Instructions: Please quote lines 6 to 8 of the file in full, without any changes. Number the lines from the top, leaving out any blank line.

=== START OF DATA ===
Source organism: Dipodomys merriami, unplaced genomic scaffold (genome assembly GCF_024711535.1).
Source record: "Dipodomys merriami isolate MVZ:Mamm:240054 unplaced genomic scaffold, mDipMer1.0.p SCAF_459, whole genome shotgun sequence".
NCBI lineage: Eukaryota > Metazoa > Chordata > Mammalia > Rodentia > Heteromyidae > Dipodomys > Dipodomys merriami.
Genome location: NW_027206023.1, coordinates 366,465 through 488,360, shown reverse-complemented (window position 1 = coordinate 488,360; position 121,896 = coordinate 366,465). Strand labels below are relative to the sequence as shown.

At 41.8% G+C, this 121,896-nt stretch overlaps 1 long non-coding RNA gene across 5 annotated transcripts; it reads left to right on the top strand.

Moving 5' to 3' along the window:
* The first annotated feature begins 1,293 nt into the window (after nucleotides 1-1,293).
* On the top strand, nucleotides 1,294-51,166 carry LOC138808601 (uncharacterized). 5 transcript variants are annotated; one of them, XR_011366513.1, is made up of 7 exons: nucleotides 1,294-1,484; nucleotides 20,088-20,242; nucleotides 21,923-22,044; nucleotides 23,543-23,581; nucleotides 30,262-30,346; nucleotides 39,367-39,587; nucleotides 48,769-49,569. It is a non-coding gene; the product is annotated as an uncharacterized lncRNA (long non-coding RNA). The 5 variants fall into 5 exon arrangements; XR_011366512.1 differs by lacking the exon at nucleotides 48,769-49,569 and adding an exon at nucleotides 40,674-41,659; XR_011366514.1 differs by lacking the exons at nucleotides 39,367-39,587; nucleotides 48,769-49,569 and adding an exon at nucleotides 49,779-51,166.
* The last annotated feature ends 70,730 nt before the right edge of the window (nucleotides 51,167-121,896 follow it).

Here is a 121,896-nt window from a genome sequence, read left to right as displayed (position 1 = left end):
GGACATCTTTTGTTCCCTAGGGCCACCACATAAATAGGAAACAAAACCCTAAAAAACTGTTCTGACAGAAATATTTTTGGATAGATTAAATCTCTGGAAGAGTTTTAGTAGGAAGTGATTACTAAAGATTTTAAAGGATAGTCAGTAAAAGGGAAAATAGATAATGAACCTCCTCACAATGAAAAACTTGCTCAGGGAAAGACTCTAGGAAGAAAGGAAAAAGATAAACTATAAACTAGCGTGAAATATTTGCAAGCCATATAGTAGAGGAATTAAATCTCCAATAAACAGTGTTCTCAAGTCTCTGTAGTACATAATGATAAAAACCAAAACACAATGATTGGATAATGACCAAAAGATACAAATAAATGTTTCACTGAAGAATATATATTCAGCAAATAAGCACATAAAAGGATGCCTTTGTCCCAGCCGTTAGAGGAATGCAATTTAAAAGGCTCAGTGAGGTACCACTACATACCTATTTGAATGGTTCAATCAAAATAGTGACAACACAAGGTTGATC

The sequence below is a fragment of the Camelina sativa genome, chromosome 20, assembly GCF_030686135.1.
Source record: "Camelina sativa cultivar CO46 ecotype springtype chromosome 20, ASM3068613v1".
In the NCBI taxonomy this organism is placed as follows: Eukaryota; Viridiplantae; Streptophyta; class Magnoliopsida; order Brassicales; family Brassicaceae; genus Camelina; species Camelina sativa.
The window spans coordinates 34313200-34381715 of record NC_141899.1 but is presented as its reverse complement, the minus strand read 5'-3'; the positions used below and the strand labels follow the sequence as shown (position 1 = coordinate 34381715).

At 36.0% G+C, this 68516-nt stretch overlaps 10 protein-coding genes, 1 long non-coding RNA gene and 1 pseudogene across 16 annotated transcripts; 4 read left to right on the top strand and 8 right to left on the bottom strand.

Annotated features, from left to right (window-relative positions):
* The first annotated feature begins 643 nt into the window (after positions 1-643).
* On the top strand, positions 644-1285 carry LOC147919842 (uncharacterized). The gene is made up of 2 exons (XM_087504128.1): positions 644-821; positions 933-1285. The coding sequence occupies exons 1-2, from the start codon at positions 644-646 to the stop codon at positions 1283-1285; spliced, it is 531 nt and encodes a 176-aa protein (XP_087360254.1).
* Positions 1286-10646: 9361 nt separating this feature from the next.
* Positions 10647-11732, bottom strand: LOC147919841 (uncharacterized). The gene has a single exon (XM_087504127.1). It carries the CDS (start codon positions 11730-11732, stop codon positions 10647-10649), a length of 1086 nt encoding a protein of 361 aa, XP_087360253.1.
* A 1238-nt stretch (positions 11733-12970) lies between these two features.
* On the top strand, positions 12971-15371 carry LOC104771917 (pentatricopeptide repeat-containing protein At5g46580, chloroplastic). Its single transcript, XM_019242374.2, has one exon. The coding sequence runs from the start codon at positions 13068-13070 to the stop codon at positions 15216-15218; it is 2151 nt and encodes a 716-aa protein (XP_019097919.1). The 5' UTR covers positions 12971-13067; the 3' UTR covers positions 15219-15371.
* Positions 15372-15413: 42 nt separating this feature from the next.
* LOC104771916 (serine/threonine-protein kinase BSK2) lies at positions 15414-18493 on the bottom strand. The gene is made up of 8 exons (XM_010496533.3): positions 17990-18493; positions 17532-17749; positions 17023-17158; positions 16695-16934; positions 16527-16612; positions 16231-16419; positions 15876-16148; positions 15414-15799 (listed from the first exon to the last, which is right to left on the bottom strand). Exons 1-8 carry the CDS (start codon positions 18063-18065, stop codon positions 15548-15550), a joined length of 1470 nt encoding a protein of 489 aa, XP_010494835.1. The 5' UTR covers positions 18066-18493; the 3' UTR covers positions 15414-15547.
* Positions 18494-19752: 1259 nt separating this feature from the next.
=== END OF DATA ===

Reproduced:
Moving 5' to 3' along the window:
* The first annotated feature begins 1,293 nt into the window (after nucleotides 1-1,293).
* On the top strand, nucleotides 1,294-51,166 carry LOC138808601 (uncharacterized). 5 transcript variants are annotated; one of them, XR_011366513.1, is made up of 7 exons: nucleotides 1,294-1,484; nucleotides 20,088-20,242; nucleotides 21,923-22,044; nucleotides 23,543-23,581; nucleotides 30,262-30,346; nucleotides 39,367-39,587; nucleotides 48,769-49,569. It is a non-coding gene; the product is annotated as an uncharacterized lncRNA (long non-coding RNA). The 5 variants fall into 5 exon arrangements; XR_011366512.1 differs by lacking the exon at nucleotides 48,769-49,569 and adding an exon at nucleotides 40,674-41,659; XR_011366514.1 differs by lacking the exons at nucleotides 39,367-39,587; nucleotides 48,769-49,569 and adding an exon at nucleotides 49,779-51,166.